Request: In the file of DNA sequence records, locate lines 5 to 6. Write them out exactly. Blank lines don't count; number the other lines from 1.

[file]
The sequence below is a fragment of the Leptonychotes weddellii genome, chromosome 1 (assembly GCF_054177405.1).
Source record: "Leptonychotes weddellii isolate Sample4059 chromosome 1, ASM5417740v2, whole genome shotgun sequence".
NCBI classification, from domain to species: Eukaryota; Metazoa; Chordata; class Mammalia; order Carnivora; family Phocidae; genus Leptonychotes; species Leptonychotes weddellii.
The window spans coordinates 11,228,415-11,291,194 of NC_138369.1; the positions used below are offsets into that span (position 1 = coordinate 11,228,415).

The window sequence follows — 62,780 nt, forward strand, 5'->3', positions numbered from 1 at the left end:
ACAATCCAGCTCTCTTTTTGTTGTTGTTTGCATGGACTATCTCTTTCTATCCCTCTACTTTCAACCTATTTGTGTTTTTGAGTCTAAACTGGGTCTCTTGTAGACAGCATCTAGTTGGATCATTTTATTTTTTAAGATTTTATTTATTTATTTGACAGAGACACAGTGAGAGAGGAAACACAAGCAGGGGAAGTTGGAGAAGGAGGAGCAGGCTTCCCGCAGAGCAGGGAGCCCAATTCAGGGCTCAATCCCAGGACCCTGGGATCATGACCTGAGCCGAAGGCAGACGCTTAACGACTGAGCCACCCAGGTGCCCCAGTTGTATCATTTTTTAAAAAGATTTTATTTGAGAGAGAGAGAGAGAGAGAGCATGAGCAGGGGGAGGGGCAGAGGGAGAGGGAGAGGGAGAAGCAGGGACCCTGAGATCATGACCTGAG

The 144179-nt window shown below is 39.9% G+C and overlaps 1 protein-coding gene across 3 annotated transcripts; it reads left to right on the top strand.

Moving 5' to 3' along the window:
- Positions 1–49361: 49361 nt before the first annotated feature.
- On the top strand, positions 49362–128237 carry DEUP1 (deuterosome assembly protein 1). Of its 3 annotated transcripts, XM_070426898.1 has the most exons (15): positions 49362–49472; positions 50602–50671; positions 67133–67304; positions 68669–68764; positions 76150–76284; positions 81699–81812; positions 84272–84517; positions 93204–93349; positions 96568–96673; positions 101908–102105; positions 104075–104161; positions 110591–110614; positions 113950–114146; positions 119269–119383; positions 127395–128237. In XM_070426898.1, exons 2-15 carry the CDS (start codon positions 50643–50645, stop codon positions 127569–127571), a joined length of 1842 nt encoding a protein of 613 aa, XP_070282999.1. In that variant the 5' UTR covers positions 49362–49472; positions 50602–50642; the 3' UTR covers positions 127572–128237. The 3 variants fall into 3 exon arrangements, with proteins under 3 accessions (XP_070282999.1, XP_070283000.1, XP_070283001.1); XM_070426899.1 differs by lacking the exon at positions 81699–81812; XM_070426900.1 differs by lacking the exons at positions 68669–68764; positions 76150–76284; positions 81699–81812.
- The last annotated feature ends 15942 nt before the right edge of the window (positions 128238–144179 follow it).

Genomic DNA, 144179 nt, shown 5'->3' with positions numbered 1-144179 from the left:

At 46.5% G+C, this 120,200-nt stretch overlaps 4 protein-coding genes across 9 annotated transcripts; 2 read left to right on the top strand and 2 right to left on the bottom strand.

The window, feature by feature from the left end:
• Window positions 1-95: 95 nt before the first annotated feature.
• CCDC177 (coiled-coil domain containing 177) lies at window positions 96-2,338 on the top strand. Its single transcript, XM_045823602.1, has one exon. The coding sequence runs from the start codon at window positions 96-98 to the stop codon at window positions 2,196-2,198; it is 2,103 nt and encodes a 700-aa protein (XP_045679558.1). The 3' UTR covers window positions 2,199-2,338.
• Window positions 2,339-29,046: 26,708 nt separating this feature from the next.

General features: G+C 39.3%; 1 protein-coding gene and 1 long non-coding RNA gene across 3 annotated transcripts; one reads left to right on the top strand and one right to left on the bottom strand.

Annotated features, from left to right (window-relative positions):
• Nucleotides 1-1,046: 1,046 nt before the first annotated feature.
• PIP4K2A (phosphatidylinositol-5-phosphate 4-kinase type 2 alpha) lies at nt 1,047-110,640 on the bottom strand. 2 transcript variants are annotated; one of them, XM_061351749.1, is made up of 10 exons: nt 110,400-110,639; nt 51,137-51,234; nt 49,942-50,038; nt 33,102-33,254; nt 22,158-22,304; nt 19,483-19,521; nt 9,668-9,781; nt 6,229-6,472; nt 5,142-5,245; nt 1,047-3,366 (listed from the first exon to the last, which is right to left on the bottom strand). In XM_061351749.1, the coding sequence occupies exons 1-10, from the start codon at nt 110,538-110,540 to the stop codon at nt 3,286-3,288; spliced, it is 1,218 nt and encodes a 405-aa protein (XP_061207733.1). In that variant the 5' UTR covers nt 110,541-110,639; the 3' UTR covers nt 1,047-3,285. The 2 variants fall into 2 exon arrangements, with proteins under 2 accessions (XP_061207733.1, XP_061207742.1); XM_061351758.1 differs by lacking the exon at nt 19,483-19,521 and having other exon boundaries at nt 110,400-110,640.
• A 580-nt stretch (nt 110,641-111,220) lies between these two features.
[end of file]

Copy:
The window sequence follows — 62,780 nt, forward strand, 5'->3', positions numbered from 1 at the left end:
ACAATCCAGCTCTCTTTTTGTTGTTGTTTGCATGGACTATCTCTTTCTATCCCTCTACTTTCAACCTATTTGTGTTTTTGAGTCTAAACTGGGTCTCTTGTAGACAGCATCTAGTTGGATCATTTTATTTTTTAAGATTTTATTTATTTATTTGACAGAGACACAGTGAGAGAGGAAACACAAGCAGGGGAAGTTGGAGAAGGAGGAGCAGGCTTCCCGCAGAGCAGGGAGCCCAATTCAGGGCTCAATCCCAGGACCCTGGGATCATGACCTGAGCCGAAGGCAGACGCTTAACGACTGAGCCACCCAGGTGCCCCAGTTGTATCATTTTTTAAAAAGATTTTATTTGAGAGAGAGAGAGAGAGAGAGCATGAGCAGGGGGAGGGGCAGAGGGAGAGGGAGAGGGAGAAGCAGGGACCCTGAGATCATGACCTGAG